Long story short…
I’m a film director, musician, geek, a father, husband and an Internet (ab)user from Finland, working on the Iron Sky franchise. So far, I have released three feature films (Star Wreck: In the Pirkinning, 2005; and Iron Sky, 2012 and Iron Sky The Coming Race, 2019), a handful of short films, advertisements and music videos. Currently, I have one feature film in post-production Iron Sky: The Ark (2019). I’m also a co-owner and one of the founders of Iron Sky Universe, a company created to around the Iron Sky franchise. We do films, TV-series, games, merchandise and much more, with the fan collaboration as our main focus. My own company is called Spaceboy, with film productions, advertisements and crowdfunding as its’ core businesses.
For the long story, read on…
It all started a long time ago in a galaxy, far far away…
To be honest, I never really dreamt about becoming a filmmaker. Before finding myself from behind the camera, film was always something I loved, but never really thought about working in the business. If I remember correctly, my first film I really saw in the theatres was The Bear (L’ours) by Jean-Jacques Annaud, a heartfelt story about an orphan bear. I remember crying in the theatre – I was probably around 9 years old – being extremely moved by the story. But that really wasn’t a reason to go into movies.
First, there were the roleplaying games. I fell in love with the hobby full on, and it’s the single most important move I ever made, walking into a games store in Tampere, and purchasing my first roleplaying game – Middle-Earth Roleplaying Game. That was it, I was introduced to the world of storytelling.
In The Beginning
But film came into picture years later. From roleplaying games, I evolved into a LARPer, a Live-Action RolePlayer, which included a little bit of acting in addition for just storytelling. I participated and even co-wrote a good selection of Live Action games, and a friend of mine introduced me to Samuli Torssonen, a guy who was working on a film called Star Wreck V: The Lost Contact in 1996. They needed an actor with long hair, and asked around from LARPers if there was somebody like that in Tampere.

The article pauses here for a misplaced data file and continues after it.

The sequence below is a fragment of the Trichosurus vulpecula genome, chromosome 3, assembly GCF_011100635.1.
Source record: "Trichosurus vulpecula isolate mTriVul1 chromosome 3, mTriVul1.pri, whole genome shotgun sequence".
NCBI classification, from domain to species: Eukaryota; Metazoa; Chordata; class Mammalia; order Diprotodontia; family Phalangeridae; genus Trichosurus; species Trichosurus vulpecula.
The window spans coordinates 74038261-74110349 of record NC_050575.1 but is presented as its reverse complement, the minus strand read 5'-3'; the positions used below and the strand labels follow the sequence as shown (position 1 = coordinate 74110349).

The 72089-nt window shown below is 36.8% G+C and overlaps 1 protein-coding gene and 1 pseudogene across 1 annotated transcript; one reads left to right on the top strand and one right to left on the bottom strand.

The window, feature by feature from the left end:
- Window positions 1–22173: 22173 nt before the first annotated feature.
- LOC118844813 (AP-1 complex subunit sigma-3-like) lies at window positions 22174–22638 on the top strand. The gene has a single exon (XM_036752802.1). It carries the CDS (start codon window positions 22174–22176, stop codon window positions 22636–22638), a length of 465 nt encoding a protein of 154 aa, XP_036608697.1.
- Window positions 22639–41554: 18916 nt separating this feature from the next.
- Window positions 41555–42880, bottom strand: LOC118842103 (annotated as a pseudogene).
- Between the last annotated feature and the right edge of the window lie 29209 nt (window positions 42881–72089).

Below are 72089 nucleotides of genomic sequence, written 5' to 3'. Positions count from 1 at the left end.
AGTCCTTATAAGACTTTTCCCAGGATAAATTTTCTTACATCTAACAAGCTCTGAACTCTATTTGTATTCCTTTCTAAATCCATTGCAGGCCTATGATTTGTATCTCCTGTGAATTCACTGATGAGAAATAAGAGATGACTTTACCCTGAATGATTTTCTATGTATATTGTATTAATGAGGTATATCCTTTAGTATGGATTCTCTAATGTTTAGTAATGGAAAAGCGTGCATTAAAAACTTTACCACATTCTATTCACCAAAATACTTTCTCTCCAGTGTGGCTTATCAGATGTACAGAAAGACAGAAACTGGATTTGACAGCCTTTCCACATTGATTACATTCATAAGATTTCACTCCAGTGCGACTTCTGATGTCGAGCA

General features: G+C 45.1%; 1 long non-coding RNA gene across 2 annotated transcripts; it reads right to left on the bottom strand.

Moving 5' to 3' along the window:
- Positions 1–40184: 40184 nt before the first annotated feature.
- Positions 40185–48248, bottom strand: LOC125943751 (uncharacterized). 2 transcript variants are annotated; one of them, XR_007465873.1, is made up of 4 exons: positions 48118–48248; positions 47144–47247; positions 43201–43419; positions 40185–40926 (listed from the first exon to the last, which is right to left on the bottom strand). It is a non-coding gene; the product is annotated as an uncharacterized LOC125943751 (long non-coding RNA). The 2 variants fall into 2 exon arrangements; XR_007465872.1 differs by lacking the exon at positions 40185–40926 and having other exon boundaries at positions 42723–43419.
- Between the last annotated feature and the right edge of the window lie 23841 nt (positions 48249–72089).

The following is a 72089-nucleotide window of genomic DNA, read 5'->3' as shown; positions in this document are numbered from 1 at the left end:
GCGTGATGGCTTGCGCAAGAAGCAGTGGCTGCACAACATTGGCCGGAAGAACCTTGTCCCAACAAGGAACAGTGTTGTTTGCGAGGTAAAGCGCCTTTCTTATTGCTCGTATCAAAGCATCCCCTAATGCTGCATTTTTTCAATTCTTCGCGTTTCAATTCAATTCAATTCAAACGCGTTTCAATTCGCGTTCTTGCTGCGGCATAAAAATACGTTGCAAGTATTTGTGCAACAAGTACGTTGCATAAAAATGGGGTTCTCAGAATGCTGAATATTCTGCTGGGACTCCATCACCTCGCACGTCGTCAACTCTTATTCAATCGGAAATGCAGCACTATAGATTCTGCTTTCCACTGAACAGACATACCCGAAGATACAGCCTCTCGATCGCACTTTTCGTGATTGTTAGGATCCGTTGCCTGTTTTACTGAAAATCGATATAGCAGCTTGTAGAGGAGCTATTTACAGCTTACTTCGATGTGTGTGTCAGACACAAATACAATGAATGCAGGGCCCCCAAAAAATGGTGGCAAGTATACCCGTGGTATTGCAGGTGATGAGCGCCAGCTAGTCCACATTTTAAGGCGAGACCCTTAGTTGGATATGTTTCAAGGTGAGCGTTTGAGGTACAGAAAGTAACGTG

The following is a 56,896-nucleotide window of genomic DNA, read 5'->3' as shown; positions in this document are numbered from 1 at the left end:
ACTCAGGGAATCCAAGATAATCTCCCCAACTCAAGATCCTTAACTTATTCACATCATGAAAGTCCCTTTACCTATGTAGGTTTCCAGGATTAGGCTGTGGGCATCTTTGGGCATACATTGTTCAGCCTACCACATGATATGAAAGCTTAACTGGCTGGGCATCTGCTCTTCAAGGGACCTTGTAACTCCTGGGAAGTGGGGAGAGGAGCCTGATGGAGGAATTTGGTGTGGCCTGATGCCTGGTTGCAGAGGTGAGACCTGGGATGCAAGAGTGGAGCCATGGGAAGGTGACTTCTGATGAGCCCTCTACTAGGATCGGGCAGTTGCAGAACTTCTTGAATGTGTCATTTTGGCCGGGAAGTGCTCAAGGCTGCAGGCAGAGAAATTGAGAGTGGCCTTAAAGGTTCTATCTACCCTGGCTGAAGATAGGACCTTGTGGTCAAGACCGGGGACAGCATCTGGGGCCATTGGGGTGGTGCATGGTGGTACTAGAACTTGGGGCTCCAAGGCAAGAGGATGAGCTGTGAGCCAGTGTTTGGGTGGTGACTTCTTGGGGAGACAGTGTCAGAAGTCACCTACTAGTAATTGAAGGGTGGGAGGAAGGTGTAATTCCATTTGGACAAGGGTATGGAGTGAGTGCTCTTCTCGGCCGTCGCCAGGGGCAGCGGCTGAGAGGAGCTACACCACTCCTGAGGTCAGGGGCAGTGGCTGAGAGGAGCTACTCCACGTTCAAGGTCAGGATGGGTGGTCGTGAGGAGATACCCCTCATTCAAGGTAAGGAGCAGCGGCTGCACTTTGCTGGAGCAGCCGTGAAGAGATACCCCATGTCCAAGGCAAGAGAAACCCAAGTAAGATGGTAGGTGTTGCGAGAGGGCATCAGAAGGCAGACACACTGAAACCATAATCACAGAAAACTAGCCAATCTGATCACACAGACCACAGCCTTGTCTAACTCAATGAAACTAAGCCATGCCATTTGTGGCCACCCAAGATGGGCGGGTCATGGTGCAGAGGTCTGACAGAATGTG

When I showed up on the set, I realized how chaotic the production was. There was no proper director, whoever wasn’t in front of the camera was behind it, and the conditions we were shooting at were terrible. Watching the production unfold, I found myself assuming the position of “director” every now and then, mainly to get out of the set in time. But even so, my plan was never to really become a director. I just wanted to get home early.
Few years later, Samuli called me, surprisingly, and asked if I’d be interested directing the next Star Wreck. Mainly, because there was nobody else around willing to do it. Already at that time I had been doing some short films for my art class at school and playing around with camera here and there, so I decided to give it a try. But I wanted to do it properly. I wanted to do it bigger.
What started as a 20 minute short started to grow into a feature film, and I realized that in order to really helm a film, I need to know a little about directing. I went to a library and brought down a shelf full of books on filmmaking, and started to read. The idea of really going into a film school never even crossed my mind, I wasn’t much of a student. I believe in learning through doing.